The next best thing to snow is melted snow, and Northern Vermont has plenty of that to go around as well. From glacial lakes to trout-filled brooks, you can always find something to do on the water. The many wonderful lakes and ponds in the Northeast Kingdom offer boaters a wide range of options. The beautiful Lake Willoughby has amazing views above the water and is clear enough to entice divers to brave the chill. Approximately three miles long and a mile wide, nearby Crystal Lake gives boaters the ability to roam without disturbing swimmers and sunbathers at the park’s mile-long beach. 

Whether you want to take in the unspoiled scenery of the north on slow waters or have your breath taken away on the faster rivers or streams, paddlers have it all up here. You can rent canoes or kayaks from area outfitters who can also guide you to the best spots to drop in. You can even go land and sea with a bike and kayak package. Looking for a longer adventure? Island Pond, to our immediate north, is in Section 6 of the Northern Forest Canoe Trail, mid-way through the New York-to-Maine trek that celebrates the old forest trails used by Native Americans.

Rent a boat and head onto the chilly waters of Crystal Lake and Lake Willoughby  that make them perfect for rainbow and lake trout. Lake Willoughby especially is known for growing 20+ lb lakers. Atlantic salmon, rainbow smelt, burbot, yellow perch and the elusive Willy (the area’s own lake monster) are other species that make Willoughby an angler’s dream. Visit one of the countless ponds that dot the landscape for, arguably, the best brook trout fishing in the Northeast. Looking for browns? With its East Branch flowing right through East Burke,the Passumpsic River is, literally, out our front door. Whether you prefer fly, cast or bait and bobber fishing, you’ll find what you’re looking for. And if you can’t, local guides will be happy to take you out and show you (almost) all of their secret spots. VT fishing license required ages 15+.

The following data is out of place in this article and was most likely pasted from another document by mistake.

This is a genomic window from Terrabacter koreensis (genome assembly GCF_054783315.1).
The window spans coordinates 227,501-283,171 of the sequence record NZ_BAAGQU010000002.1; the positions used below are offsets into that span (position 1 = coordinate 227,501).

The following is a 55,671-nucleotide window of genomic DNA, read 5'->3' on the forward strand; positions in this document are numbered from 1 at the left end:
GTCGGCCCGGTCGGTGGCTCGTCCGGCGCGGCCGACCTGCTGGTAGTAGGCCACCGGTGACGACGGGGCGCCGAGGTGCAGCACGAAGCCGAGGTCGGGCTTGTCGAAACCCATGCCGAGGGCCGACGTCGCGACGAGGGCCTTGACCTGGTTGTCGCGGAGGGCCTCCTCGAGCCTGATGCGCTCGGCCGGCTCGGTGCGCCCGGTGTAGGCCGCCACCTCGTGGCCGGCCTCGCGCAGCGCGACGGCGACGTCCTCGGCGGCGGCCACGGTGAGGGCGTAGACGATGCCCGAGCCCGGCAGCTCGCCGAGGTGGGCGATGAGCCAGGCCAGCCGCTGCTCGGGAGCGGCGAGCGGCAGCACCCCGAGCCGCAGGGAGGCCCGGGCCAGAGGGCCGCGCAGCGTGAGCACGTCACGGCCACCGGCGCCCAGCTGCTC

Boating, swimming, paddling, fishing should be plenty, but for more to do on H2O, visit the Vermont Outdoor Guide Association (VOGA).


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